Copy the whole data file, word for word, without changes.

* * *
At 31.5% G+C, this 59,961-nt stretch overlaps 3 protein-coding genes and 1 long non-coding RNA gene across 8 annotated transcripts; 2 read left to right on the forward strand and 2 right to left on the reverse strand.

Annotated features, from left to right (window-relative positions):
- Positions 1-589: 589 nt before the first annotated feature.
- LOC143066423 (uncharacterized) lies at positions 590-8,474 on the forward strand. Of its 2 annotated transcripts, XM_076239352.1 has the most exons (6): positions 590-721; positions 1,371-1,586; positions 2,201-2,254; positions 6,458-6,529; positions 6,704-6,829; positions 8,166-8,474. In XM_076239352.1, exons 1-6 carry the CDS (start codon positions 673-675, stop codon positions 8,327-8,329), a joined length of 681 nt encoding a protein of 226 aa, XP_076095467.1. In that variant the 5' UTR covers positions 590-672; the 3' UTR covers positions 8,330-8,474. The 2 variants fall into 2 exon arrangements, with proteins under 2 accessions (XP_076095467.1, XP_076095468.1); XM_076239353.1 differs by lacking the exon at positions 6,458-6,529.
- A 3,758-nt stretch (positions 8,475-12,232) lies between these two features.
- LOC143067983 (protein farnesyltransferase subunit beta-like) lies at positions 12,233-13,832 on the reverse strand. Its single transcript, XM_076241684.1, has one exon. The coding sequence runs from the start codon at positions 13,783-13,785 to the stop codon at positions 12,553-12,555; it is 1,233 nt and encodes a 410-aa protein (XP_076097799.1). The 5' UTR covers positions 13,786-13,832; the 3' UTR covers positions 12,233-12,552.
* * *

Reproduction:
At 31.5% G+C, this 59,961-nt stretch overlaps 3 protein-coding genes and 1 long non-coding RNA gene across 8 annotated transcripts; 2 read left to right on the forward strand and 2 right to left on the reverse strand.

Annotated features, from left to right (window-relative positions):
- Positions 1-589: 589 nt before the first annotated feature.
- LOC143066423 (uncharacterized) lies at positions 590-8,474 on the forward strand. Of its 2 annotated transcripts, XM_076239352.1 has the most exons (6): positions 590-721; positions 1,371-1,586; positions 2,201-2,254; positions 6,458-6,529; positions 6,704-6,829; positions 8,166-8,474. In XM_076239352.1, exons 1-6 carry the CDS (start codon positions 673-675, stop codon positions 8,327-8,329), a joined length of 681 nt encoding a protein of 226 aa, XP_076095467.1. In that variant the 5' UTR covers positions 590-672; the 3' UTR covers positions 8,330-8,474. The 2 variants fall into 2 exon arrangements, with proteins under 2 accessions (XP_076095467.1, XP_076095468.1); XM_076239353.1 differs by lacking the exon at positions 6,458-6,529.
- A 3,758-nt stretch (positions 8,475-12,232) lies between these two features.
- LOC143067983 (protein farnesyltransferase subunit beta-like) lies at positions 12,233-13,832 on the reverse strand. Its single transcript, XM_076241684.1, has one exon. The coding sequence runs from the start codon at positions 13,783-13,785 to the stop codon at positions 12,553-12,555; it is 1,233 nt and encodes a 410-aa protein (XP_076097799.1). The 5' UTR covers positions 13,786-13,832; the 3' UTR covers positions 12,233-12,552.